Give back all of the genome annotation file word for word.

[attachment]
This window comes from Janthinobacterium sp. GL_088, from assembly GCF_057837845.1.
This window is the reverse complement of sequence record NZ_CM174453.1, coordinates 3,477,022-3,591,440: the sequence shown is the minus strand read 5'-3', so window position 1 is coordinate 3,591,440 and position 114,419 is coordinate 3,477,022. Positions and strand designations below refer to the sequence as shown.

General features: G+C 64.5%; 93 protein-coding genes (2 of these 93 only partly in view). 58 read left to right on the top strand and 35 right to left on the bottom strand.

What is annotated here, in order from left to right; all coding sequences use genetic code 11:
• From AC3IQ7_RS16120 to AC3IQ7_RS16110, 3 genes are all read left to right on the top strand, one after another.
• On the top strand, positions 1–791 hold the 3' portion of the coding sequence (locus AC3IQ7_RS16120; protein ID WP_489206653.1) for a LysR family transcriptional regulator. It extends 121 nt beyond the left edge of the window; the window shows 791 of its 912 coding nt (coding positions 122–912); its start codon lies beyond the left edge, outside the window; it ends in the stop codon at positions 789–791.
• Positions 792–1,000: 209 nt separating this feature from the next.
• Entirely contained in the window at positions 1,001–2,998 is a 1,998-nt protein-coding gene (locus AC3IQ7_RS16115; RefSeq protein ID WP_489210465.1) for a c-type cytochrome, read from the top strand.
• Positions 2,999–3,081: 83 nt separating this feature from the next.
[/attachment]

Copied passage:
This window comes from Janthinobacterium sp. GL_088, from assembly GCF_057837845.1.
This window is the reverse complement of sequence record NZ_CM174453.1, coordinates 3,477,022-3,591,440: the sequence shown is the minus strand read 5'-3', so window position 1 is coordinate 3,591,440 and position 114,419 is coordinate 3,477,022. Positions and strand designations below refer to the sequence as shown.

General features: G+C 64.5%; 93 protein-coding genes (2 of these 93 only partly in view). 58 read left to right on the top strand and 35 right to left on the bottom strand.

What is annotated here, in order from left to right; all coding sequences use genetic code 11:
• From AC3IQ7_RS16120 to AC3IQ7_RS16110, 3 genes are all read left to right on the top strand, one after another.
• On the top strand, positions 1–791 hold the 3' portion of the coding sequence (locus AC3IQ7_RS16120; protein ID WP_489206653.1) for a LysR family transcriptional regulator. It extends 121 nt beyond the left edge of the window; the window shows 791 of its 912 coding nt (coding positions 122–912); its start codon lies beyond the left edge, outside the window; it ends in the stop codon at positions 789–791.
• Positions 792–1,000: 209 nt separating this feature from the next.
• Entirely contained in the window at positions 1,001–2,998 is a 1,998-nt protein-coding gene (locus AC3IQ7_RS16115; RefSeq protein ID WP_489210465.1) for a c-type cytochrome, read from the top strand.
• Positions 2,999–3,081: 83 nt separating this feature from the next.